Kenneth Waltz's Crucial Logic

Why the scholar's thought continues to have an enormous impact.

Kenneth Waltz, the most important Realist theorist of the last half-century, died Monday, a few weeks before his 89th birthday.

His Columbia University doctoral dissertation was published in 1959 as Man, the State, and War. He followed up with Theory of International Politics in 1979. Georgetown professor of government Daniel Nexon doesn't exaggerate when he says those two books "provided the framework within, and against, international-relations scholars have argued for much of the post-WWII period." Indeed, some concepts Waltz introduced are quite literally part of the Day 1 lecture in any course on world politics.

The Classical Realists, of whom Hans Morgenthau was the most influential modern theorist, argued that the relations between states were an extension of the men who ran them and the fixed laws of human nature, with the pursuit of power and survival the key components.

Waltz argued for a Structural Realism in which individuals leaders and nations were important actors but international relations were more than a sum of the foreign policies of states. Rather, there was a dynamic international system in which both states and their leaders operated, which both constrained some actions and forced their hand in others. Whereas states are hierarchical systems domestically, with various actors having assigned roles and powers, internationally they existed in a state of anarchy. Because states are sovereign, no entity exists above the state to impose rules on them in the way that police forces and court systems do domestically. This creates a "self-help" environment in which states and those who lead them are ultimately constrained in pursuing their interest only by their own power and the power of other states, which may have competing interests.

This seems quite obvious today but it is precisely because Waltz explained the concept so thoroughly that even his many critics acknowledge much of his framework as a baseline.

While primarily a scholar of international relations and not foreign policy, Waltz nonetheless weighed in with some frequency on the debates of the day. He was a fierce and early critic of the Vietnam War and later opposed the 2003 invasion of Iraq. He generally opposed military adventurism, large standing armies, and an ideology-based foreign policy. Waltz continued to contribute to the conversation to the end, arguing against going to war to stop Iran from becoming a nuclear power.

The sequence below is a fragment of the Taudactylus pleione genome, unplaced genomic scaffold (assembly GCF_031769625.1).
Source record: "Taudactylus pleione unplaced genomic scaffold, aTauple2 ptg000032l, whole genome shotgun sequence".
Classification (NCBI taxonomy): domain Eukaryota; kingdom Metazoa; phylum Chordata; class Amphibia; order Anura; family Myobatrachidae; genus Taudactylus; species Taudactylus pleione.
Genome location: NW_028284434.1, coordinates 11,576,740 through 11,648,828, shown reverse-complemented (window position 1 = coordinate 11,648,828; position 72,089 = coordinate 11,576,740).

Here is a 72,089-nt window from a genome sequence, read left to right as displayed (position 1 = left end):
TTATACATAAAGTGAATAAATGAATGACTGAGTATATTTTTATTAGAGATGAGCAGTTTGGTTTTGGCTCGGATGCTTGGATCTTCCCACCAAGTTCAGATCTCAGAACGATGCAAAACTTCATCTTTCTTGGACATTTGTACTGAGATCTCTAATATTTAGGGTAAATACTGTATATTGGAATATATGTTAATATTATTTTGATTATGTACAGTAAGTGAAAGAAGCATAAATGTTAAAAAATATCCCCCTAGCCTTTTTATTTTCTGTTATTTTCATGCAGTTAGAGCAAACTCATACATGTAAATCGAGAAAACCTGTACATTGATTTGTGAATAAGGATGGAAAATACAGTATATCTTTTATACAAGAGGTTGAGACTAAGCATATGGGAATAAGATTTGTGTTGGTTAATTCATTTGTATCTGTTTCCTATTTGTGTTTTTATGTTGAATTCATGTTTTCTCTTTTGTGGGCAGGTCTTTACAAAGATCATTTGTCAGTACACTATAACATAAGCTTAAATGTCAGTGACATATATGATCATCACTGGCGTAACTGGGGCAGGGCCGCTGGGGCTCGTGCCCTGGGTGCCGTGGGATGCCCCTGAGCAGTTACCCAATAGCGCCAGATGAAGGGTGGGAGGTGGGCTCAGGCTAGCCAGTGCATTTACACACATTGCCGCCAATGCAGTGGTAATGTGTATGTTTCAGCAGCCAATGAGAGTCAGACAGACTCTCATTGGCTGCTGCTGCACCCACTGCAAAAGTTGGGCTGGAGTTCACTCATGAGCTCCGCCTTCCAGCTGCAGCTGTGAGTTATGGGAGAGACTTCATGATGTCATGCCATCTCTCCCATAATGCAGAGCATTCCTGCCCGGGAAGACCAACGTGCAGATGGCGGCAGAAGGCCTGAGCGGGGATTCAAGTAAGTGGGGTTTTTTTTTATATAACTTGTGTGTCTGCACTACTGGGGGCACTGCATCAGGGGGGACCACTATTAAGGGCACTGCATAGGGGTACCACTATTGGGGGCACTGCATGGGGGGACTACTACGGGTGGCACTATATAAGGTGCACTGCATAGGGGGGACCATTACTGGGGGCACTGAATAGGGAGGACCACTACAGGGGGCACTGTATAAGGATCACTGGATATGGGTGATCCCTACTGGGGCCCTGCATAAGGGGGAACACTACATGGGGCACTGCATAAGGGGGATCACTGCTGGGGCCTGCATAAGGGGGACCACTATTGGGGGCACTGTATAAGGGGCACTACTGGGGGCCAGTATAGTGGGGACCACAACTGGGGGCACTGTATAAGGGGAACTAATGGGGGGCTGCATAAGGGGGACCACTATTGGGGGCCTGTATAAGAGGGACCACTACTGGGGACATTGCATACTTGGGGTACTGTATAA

Waltz's 1980 Adelphi Papers essay, "The Spread of Nuclear Weapons: More May be Better," breathed new life into what had been a stale debate on nuclear proliferation. Arguing that nuclear weapons had been a force for peace during the Cold War because they "make the cost of war seem frighteningly high and thus discourage states from starting any wars that might lead to the use of such weapons." His case shows Structural Realism in action:

States coexist in a condition of anarchy. Self-help is the principle of action in an anarchic order, and the most important way in which states must help themselves is by providing for their own security. Therefore, in weighing the chances for peace, the first questions to ask are questions about the ends for which states use force and about the strategies and weapons they employ. The chances of peace rise if states can achieve their most important ends without actively using force. War becomes less likely as the costs of war rise in relation to possible gains.

Waltz outlined in great detail why nuclear states would be better able to deter attacks by increasing their costs. He argued that states are unlikely to take great risks for minor gains, that a deterrent-based strategy eliminates the need of wars of conquest to create buffer zones, and that being a known nuclear-weapons possessor sends a certain signal to potential attackers that makes underestimation less likely:

Countries armed with conventional weapons go to war knowing that even in defeat their suffering will be limited. Calculations about nuclear war are differently made. Nuclear worlds call for and encourage a different kind of reasoning. If countries armed with nuclear weapons go to war, they do so knowing that their suffering may be unlimited. Of course, it also may not be. But that is not the kind of uncertainty that encourages anyone to use force. In a conventional world, one is uncertain about winning or losing. In a nuclear world, one is uncertain about surviving or being annihilated.

Critics argue, not unreasonably, that the risks of being wrong in following Waltz’s advice are high. It’s true that, in their almost seventy-year history, atomic weapons have only been used twice—both times by the United States against Japan during a time when no other power possessed the technology. Even in the case of very high-tension bilaterals—U.S.-USSR, USSR-China, USSR-China, and India-Pakistan—there have been no nuclear escalations. But, of course, the fact that it hasn’t happened doesn’t mean that it couldn’t.

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